Covid-19 has challenged some of the preconceived views on employee productivity in the office. With a large share of the global workforce successfully working from home, it’s brought into question the rigid office schedules and working policies most organisations are governed by. So, what will this mean for the future of work?
Robert Walters surveyed over 2000 global organisations to ask exactly this. We wanted to understand what their vision is for the new world of work.
We discuss potential changes in three main areas of work.
1. The office
37% of organisations consider a downsize in office space.
Pre Covid-19 some companies were considered role models due to their innovative offices. Companies, especially in the tech field, seemed to find themselves in an office battle, trying to differentiate themselves by offering luxuries such as baristas, onsite gyms and game rooms. What all these offices have in common, is that they are based on an open office plan. This layout allows for little space between workers. Some experts say that the open floor plan can be redesigned to ensure employees’ safety. Others say the pandemic is the final straw for the open office. Health risks aside, for those workers that feel more productive when working from home, a move away from open office plans could be beneficial. However, it must be remembered that a remote working model and a more closed office style doesn’t suit all personality types or business models.
Downsizing office space could be another workplace trend in the aftermath of Covid-19. Currently, 37% of organisations are considering a reduction in the size of their premises.
2. Remote working
26% of employees were not allowed to work from home before Covid-19, but 88% expect more flexibility to do so after the pandemic ends.
Covid-19 launched the world’s largest remote working experiment. Traditional business processes and working practices evolved in a matter of days as employees were forced to work remotely overnight. Business leaders’ biggest fear was a decrease in productivity, but 32% of professionals surveyed believed that their productivity remained stable, and 45% saw their output increase.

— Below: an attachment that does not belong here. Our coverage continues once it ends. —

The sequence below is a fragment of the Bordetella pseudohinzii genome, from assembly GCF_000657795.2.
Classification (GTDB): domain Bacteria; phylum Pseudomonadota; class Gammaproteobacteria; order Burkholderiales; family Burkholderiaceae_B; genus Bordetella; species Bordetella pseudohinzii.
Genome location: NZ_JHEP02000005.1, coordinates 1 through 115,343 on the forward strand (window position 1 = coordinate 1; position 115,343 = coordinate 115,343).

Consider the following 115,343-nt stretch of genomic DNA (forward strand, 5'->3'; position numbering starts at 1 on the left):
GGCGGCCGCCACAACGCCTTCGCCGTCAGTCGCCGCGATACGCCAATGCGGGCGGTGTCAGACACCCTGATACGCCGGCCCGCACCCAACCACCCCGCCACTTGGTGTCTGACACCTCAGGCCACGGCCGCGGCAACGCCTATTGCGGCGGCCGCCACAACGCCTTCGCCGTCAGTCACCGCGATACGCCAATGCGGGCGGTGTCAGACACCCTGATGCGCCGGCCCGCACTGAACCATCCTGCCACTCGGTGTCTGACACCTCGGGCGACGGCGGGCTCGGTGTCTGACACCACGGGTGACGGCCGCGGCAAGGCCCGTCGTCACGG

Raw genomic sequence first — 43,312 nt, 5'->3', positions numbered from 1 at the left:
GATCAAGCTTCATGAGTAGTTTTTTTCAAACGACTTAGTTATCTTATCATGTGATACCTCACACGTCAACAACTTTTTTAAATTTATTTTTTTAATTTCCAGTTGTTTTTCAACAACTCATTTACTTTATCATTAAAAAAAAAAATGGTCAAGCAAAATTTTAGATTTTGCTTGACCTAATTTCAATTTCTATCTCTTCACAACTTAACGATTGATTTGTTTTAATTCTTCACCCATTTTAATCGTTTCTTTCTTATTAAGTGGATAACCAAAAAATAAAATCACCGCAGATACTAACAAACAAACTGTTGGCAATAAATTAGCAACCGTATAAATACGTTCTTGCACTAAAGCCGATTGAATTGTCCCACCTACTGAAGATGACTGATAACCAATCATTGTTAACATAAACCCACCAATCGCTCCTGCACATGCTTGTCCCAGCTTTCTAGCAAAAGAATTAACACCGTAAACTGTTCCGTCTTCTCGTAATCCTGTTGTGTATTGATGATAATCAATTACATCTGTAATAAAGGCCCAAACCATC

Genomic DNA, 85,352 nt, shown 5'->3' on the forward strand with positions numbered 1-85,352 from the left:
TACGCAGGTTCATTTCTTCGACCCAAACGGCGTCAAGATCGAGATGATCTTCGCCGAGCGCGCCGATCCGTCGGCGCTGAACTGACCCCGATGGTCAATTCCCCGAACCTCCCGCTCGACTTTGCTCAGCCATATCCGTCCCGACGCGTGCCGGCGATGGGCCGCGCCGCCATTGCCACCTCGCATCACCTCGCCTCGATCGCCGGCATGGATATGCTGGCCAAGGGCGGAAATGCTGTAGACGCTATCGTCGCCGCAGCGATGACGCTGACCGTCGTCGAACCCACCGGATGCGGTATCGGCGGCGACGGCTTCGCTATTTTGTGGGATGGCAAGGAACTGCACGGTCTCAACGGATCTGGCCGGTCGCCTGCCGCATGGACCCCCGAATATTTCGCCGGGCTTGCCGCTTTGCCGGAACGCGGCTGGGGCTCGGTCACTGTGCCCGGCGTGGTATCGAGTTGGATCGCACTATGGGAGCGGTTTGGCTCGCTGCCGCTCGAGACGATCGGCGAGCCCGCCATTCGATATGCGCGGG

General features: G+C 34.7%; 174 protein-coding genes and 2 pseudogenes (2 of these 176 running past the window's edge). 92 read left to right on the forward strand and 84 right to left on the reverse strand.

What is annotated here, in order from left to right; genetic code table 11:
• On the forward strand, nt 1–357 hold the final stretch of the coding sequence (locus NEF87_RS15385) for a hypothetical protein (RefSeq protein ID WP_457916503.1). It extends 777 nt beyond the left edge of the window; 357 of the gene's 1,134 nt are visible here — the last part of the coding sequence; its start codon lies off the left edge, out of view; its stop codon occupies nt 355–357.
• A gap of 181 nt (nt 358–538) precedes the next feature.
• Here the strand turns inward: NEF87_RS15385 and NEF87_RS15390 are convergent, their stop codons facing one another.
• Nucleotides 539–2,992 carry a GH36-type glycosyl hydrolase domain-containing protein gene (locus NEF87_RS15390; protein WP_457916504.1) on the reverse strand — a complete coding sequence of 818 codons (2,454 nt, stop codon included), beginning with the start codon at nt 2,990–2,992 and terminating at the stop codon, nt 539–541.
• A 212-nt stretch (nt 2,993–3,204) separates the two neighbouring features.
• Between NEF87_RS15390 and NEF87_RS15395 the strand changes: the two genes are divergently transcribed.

In light of these findings businesses may have to re-evaluate their working models, indeed 73% of businesses surveyed plan to allow more frequent working from home. Should organisations introduce more flexible working practices, then it is vital that guidelines and rules are established, as 56% of employees feel that current policies lack clarity. Tech infrastructure is another area that requires change, as 30% of employees feel that their tech systems are not adequate for remote working.
Whilst greater working flexibility is here to stay, business leaders have been advised to proceed with caution, as many commentators emphasise the importance of face to face relationships and communication to workplace dynamics.
64% of employees believe that leaders need to focus more on outcomes rather than time spent.
Our survey shows that during the lockdown, 72% of managers were measuring their team’s productivity based on the volume of tasks completed. At the same time, 48% used the more traditional measure of hours worked. For remote working to be a success in the new world of work it is important that leaders can shift to a results-oriented mindset and use achieved goals as the barometer for success. For many organisations this can be challenging, as 59% of employers surveyed believe their senior leaders prefer more traditional ways of working.
Organisations recognise the need for new skills among their leaders:
- 67% of respondents feel their leaders could show more empathy towards their employees’ work-life balance
- 58% would like their leaders to have a better understanding of technology with regards to remote working
- 55% think their leaders should improve their communication skills
- 45% feel their leaders should move from a top down approach towards more collaboration
Whilst it is hard to look beyond the next six months, due to the unprecedented nature of the pandemic, we have designed a guide to give business leaders an overview of organisations’ collective learnings. It also provides an insight into what options are available in the short to medium-term, whilst the long-term future of work is being considered. Download our New World of Work e-guide here.